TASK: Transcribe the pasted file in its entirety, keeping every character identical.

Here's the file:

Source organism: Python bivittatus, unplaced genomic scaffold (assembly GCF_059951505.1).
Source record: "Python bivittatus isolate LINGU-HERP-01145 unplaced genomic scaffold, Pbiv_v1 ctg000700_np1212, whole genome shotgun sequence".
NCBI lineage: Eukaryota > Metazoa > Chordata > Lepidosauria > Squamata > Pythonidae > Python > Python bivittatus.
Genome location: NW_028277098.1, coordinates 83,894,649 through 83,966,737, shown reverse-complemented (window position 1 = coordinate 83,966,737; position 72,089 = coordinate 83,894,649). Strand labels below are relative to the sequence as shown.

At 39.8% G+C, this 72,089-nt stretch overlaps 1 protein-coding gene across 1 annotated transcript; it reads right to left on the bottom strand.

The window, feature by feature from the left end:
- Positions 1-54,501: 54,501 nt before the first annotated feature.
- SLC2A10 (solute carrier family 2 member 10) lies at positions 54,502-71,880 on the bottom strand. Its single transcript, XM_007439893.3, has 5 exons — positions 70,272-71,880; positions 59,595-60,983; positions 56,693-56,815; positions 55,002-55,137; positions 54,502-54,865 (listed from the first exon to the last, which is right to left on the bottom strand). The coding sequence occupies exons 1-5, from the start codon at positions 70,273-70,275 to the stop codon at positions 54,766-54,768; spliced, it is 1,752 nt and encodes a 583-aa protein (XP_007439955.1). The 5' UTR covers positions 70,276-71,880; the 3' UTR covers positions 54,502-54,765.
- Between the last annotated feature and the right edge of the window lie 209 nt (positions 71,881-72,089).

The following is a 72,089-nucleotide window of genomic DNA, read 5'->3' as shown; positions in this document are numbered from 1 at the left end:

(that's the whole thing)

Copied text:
Source organism: Python bivittatus, unplaced genomic scaffold (assembly GCF_059951505.1).
Source record: "Python bivittatus isolate LINGU-HERP-01145 unplaced genomic scaffold, Pbiv_v1 ctg000700_np1212, whole genome shotgun sequence".
NCBI lineage: Eukaryota > Metazoa > Chordata > Lepidosauria > Squamata > Pythonidae > Python > Python bivittatus.
Genome location: NW_028277098.1, coordinates 83,894,649 through 83,966,737, shown reverse-complemented (window position 1 = coordinate 83,966,737; position 72,089 = coordinate 83,894,649). Strand labels below are relative to the sequence as shown.

At 39.8% G+C, this 72,089-nt stretch overlaps 1 protein-coding gene across 1 annotated transcript; it reads right to left on the bottom strand.

The window, feature by feature from the left end:
- Positions 1-54,501: 54,501 nt before the first annotated feature.
- SLC2A10 (solute carrier family 2 member 10) lies at positions 54,502-71,880 on the bottom strand. Its single transcript, XM_007439893.3, has 5 exons — positions 70,272-71,880; positions 59,595-60,983; positions 56,693-56,815; positions 55,002-55,137; positions 54,502-54,865 (listed from the first exon to the last, which is right to left on the bottom strand). The coding sequence occupies exons 1-5, from the start codon at positions 70,273-70,275 to the stop codon at positions 54,766-54,768; spliced, it is 1,752 nt and encodes a 583-aa protein (XP_007439955.1). The 5' UTR covers positions 70,276-71,880; the 3' UTR covers positions 54,502-54,765.
- Between the last annotated feature and the right edge of the window lie 209 nt (positions 71,881-72,089).

The following is a 72,089-nucleotide window of genomic DNA, read 5'->3' as shown; positions in this document are numbered from 1 at the left end: